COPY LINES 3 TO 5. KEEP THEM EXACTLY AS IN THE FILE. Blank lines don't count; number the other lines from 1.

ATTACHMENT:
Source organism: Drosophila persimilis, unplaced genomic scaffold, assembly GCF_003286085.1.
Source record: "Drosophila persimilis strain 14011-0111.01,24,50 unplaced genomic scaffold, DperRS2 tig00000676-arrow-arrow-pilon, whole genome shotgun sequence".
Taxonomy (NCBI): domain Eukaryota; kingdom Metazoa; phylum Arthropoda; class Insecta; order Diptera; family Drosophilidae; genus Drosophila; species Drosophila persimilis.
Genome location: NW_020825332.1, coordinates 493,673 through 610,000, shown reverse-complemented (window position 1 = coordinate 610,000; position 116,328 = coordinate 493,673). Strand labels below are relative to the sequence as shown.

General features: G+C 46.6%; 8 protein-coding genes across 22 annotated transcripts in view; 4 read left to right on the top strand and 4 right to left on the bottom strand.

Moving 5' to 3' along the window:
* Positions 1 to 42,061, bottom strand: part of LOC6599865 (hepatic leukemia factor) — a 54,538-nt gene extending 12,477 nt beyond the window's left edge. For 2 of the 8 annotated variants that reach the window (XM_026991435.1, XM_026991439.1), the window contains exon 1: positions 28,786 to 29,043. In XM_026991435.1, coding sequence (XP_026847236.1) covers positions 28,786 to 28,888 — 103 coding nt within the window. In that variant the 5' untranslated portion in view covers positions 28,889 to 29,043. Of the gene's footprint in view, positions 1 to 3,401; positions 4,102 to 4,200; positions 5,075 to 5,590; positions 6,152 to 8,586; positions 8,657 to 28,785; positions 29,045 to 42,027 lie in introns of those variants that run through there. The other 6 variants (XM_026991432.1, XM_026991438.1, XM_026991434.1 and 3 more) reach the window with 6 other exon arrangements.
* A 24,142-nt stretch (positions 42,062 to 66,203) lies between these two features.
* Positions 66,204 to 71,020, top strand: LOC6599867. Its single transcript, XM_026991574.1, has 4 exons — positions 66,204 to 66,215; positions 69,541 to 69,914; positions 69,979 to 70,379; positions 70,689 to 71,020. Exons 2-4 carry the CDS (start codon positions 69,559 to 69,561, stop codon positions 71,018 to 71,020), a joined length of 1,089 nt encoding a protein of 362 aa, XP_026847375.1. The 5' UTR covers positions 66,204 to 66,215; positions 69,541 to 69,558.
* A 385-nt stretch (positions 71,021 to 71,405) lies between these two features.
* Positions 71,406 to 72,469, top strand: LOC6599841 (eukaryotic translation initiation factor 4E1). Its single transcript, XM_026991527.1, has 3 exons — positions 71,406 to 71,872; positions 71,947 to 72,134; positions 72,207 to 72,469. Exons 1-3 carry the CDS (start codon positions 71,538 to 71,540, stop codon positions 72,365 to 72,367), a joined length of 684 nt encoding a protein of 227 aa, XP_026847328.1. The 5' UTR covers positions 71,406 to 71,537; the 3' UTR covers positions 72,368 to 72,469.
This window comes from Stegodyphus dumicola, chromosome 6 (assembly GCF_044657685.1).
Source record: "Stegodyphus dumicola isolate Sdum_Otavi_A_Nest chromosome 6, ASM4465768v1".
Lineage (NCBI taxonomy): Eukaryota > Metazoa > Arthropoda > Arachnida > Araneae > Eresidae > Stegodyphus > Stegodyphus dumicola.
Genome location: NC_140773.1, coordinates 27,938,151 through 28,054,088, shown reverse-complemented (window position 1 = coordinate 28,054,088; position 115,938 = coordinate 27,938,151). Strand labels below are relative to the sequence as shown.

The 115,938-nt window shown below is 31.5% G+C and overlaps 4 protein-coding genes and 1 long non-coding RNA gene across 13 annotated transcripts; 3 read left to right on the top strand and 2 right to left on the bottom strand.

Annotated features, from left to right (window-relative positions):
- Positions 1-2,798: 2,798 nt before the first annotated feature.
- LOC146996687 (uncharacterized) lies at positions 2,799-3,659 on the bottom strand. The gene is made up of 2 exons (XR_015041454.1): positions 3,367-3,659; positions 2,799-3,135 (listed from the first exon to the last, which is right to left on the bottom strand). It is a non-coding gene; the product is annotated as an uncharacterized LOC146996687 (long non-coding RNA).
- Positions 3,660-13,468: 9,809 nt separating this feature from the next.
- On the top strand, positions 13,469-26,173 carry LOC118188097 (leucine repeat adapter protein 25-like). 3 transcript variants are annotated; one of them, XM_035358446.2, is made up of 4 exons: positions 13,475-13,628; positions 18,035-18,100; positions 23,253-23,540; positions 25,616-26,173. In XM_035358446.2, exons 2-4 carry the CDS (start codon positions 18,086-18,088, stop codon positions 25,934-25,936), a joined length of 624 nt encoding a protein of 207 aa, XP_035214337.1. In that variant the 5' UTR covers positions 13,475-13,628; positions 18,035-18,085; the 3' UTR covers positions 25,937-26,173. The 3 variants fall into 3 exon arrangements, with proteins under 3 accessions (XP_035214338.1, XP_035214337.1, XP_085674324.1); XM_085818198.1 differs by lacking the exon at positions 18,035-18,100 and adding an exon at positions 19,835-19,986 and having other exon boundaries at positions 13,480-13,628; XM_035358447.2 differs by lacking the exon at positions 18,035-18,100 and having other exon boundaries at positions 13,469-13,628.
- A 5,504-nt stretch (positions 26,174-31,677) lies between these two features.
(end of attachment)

Taxonomy (NCBI): domain Eukaryota; kingdom Metazoa; phylum Arthropoda; class Insecta; order Diptera; family Drosophilidae; genus Drosophila; species Drosophila persimilis.
Genome location: NW_020825332.1, coordinates 493,673 through 610,000, shown reverse-complemented (window position 1 = coordinate 610,000; position 116,328 = coordinate 493,673). Strand labels below are relative to the sequence as shown.

General features: G+C 46.6%; 8 protein-coding genes across 22 annotated transcripts in view; 4 read left to right on the top strand and 4 right to left on the bottom strand.